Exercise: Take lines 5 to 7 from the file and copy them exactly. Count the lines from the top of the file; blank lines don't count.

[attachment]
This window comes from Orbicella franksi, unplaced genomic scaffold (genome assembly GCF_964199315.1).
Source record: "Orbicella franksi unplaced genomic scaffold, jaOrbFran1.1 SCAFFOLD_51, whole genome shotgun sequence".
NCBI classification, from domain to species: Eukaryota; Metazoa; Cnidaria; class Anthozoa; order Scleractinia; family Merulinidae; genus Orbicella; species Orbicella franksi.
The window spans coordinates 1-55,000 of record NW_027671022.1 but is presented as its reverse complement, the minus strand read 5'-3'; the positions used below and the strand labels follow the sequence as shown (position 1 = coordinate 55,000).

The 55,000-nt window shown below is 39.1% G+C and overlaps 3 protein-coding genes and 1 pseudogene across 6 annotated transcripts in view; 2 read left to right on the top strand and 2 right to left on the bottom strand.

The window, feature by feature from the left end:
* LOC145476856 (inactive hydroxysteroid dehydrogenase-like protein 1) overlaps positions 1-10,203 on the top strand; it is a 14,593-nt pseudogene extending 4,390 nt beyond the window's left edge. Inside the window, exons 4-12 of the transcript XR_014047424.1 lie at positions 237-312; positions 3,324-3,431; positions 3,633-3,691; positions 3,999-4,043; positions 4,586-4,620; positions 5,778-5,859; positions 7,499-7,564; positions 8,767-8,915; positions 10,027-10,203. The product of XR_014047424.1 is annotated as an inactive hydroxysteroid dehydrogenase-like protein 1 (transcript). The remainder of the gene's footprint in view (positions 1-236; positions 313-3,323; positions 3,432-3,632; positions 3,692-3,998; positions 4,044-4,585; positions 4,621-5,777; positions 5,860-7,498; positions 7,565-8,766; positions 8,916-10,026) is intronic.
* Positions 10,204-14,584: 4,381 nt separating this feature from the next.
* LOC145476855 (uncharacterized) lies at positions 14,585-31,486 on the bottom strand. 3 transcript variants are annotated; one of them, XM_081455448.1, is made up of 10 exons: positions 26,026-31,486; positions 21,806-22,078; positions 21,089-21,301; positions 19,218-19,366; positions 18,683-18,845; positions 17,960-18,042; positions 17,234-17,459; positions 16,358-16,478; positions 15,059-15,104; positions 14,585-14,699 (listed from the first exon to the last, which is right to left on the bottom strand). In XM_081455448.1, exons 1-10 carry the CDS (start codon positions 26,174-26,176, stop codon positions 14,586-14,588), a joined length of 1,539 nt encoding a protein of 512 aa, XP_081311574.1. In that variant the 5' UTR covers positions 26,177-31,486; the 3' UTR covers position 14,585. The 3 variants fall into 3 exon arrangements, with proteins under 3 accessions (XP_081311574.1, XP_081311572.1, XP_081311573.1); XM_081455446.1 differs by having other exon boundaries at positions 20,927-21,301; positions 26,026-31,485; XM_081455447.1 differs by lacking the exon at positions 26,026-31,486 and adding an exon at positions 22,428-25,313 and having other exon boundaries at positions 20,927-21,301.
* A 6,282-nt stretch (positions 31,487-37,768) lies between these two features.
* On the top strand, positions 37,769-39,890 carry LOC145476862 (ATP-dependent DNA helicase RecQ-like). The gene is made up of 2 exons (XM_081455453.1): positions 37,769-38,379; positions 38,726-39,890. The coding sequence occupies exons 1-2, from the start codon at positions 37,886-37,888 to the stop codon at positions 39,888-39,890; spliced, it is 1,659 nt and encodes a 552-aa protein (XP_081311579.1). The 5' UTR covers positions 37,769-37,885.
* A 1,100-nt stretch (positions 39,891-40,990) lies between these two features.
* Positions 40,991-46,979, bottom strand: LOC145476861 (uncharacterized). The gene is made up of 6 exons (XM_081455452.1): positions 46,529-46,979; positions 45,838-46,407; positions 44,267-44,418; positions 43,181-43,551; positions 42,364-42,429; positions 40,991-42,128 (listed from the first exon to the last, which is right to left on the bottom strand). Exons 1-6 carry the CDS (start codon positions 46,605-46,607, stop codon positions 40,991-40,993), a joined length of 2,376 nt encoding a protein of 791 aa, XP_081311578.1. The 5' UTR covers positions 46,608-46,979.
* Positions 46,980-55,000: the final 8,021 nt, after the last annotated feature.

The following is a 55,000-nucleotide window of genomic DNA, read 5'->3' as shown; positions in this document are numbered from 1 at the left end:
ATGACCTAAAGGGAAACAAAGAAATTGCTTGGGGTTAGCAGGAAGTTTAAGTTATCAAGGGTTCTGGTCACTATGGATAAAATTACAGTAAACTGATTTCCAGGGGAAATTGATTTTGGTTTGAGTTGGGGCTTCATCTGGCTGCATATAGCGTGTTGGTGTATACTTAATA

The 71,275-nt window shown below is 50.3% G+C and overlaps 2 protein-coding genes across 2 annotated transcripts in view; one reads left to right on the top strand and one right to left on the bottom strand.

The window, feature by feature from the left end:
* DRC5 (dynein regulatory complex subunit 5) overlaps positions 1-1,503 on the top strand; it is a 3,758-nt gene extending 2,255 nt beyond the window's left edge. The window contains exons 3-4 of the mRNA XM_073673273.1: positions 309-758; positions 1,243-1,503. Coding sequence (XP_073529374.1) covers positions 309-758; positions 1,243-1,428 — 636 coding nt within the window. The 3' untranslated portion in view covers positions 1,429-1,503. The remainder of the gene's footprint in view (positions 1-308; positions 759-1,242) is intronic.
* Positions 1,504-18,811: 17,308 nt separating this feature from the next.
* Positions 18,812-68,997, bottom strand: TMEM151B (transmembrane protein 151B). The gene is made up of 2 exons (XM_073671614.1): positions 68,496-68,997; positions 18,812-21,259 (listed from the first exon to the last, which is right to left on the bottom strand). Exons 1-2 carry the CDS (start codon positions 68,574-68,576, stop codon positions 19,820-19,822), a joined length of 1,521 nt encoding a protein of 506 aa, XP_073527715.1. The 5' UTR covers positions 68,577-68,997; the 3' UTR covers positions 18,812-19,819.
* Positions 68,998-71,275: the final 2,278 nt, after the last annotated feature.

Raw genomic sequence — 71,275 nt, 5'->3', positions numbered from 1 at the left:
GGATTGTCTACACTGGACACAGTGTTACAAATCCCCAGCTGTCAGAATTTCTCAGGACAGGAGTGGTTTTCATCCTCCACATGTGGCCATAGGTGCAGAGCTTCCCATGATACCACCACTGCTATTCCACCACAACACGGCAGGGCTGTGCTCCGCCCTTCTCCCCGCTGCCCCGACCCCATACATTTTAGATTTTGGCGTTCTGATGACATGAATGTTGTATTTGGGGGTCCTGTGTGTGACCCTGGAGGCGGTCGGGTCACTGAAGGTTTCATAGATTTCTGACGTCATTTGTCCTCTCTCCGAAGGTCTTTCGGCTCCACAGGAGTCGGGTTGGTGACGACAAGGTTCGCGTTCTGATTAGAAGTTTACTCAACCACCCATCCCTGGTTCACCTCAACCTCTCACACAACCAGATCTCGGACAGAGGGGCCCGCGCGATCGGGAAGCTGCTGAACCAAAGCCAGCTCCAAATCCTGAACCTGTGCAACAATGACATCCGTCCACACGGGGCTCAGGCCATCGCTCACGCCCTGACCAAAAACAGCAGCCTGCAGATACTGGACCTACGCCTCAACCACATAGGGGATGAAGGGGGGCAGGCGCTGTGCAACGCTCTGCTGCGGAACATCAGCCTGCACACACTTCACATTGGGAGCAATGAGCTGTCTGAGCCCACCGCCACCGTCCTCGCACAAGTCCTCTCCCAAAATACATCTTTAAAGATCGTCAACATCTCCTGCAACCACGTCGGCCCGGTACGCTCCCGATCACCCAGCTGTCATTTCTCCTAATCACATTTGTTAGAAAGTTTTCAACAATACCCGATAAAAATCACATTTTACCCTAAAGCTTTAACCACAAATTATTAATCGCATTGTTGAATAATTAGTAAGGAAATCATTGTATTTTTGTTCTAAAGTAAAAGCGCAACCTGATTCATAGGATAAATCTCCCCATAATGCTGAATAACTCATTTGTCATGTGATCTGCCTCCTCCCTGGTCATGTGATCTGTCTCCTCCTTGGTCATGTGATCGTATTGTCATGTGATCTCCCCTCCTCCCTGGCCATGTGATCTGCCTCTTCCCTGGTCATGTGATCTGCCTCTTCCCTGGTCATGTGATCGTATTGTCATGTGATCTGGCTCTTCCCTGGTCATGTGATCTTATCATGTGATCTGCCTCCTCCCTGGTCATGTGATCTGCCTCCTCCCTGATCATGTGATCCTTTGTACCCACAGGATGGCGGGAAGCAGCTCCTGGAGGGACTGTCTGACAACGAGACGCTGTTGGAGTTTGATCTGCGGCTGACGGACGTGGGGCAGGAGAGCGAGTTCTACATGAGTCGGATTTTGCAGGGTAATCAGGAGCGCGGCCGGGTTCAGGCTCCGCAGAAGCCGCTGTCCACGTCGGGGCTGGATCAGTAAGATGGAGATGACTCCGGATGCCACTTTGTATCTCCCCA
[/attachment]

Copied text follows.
The 55,000-nt window shown below is 39.1% G+C and overlaps 3 protein-coding genes and 1 pseudogene across 6 annotated transcripts in view; 2 read left to right on the top strand and 2 right to left on the bottom strand.

The window, feature by feature from the left end:
* LOC145476856 (inactive hydroxysteroid dehydrogenase-like protein 1) overlaps positions 1-10,203 on the top strand; it is a 14,593-nt pseudogene extending 4,390 nt beyond the window's left edge. Inside the window, exons 4-12 of the transcript XR_014047424.1 lie at positions 237-312; positions 3,324-3,431; positions 3,633-3,691; positions 3,999-4,043; positions 4,586-4,620; positions 5,778-5,859; positions 7,499-7,564; positions 8,767-8,915; positions 10,027-10,203. The product of XR_014047424.1 is annotated as an inactive hydroxysteroid dehydrogenase-like protein 1 (transcript). The remainder of the gene's footprint in view (positions 1-236; positions 313-3,323; positions 3,432-3,632; positions 3,692-3,998; positions 4,044-4,585; positions 4,621-5,777; positions 5,860-7,498; positions 7,565-8,766; positions 8,916-10,026) is intronic.